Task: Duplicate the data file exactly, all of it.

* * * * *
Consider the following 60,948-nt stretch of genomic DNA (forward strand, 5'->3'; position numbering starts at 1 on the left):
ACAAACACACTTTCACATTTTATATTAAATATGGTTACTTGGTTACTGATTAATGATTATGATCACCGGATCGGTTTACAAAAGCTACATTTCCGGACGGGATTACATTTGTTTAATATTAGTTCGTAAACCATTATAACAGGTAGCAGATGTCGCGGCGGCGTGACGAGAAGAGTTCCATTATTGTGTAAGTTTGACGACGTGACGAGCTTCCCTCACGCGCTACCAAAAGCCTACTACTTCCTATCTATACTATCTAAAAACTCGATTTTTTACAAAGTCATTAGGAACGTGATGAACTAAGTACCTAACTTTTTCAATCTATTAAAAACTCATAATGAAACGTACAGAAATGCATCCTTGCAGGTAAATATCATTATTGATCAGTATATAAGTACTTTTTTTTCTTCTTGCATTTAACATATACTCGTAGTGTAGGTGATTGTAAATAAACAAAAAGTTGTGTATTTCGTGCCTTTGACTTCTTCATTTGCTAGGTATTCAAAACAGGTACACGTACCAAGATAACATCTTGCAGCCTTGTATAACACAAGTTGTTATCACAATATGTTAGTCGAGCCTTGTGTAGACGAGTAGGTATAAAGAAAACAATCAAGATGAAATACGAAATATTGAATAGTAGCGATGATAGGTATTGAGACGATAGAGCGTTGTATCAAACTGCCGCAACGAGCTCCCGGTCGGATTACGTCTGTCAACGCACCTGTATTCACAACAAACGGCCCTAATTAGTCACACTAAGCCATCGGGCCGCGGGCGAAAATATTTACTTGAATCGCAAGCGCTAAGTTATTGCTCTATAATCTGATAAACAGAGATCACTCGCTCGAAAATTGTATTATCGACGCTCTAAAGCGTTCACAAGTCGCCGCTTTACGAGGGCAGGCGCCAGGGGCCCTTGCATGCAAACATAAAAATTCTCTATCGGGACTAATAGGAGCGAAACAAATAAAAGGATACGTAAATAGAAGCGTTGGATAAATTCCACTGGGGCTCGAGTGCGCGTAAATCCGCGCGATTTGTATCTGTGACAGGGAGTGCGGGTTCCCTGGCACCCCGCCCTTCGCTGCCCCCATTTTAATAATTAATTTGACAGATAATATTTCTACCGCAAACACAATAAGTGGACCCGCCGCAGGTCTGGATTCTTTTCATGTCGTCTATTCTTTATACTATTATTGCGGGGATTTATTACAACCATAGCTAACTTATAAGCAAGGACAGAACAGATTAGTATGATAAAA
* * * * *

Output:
Consider the following 60,948-nt stretch of genomic DNA (forward strand, 5'->3'; position numbering starts at 1 on the left):
ACAAACACACTTTCACATTTTATATTAAATATGGTTACTTGGTTACTGATTAATGATTATGATCACCGGATCGGTTTACAAAAGCTACATTTCCGGACGGGATTACATTTGTTTAATATTAGTTCGTAAACCATTATAACAGGTAGCAGATGTCGCGGCGGCGTGACGAGAAGAGTTCCATTATTGTGTAAGTTTGACGACGTGACGAGCTTCCCTCACGCGCTACCAAAAGCCTACTACTTCCTATCTATACTATCTAAAAACTCGATTTTTTACAAAGTCATTAGGAACGTGATGAACTAAGTACCTAACTTTTTCAATCTATTAAAAACTCATAATGAAACGTACAGAAATGCATCCTTGCAGGTAAATATCATTATTGATCAGTATATAAGTACTTTTTTTTCTTCTTGCATTTAACATATACTCGTAGTGTAGGTGATTGTAAATAAACAAAAAGTTGTGTATTTCGTGCCTTTGACTTCTTCATTTGCTAGGTATTCAAAACAGGTACACGTACCAAGATAACATCTTGCAGCCTTGTATAACACAAGTTGTTATCACAATATGTTAGTCGAGCCTTGTGTAGACGAGTAGGTATAAAGAAAACAATCAAGATGAAATACGAAATATTGAATAGTAGCGATGATAGGTATTGAGACGATAGAGCGTTGTATCAAACTGCCGCAACGAGCTCCCGGTCGGATTACGTCTGTCAACGCACCTGTATTCACAACAAACGGCCCTAATTAGTCACACTAAGCCATCGGGCCGCGGGCGAAAATATTTACTTGAATCGCAAGCGCTAAGTTATTGCTCTATAATCTGATAAACAGAGATCACTCGCTCGAAAATTGTATTATCGACGCTCTAAAGCGTTCACAAGTCGCCGCTTTACGAGGGCAGGCGCCAGGGGCCCTTGCATGCAAACATAAAAATTCTCTATCGGGACTAATAGGAGCGAAACAAATAAAAGGATACGTAAATAGAAGCGTTGGATAAATTCCACTGGGGCTCGAGTGCGCGTAAATCCGCGCGATTTGTATCTGTGACAGGGAGTGCGGGTTCCCTGGCACCCCGCCCTTCGCTGCCCCCATTTTAATAATTAATTTGACAGATAATATTTCTACCGCAAACACAATAAGTGGACCCGCCGCAGGTCTGGATTCTTTTCATGTCGTCTATTCTTTATACTATTATTGCGGGGATTTATTACAACCATAGCTAACTTATAAGCAAGGACAGAACAGATTAGTATGATAAAA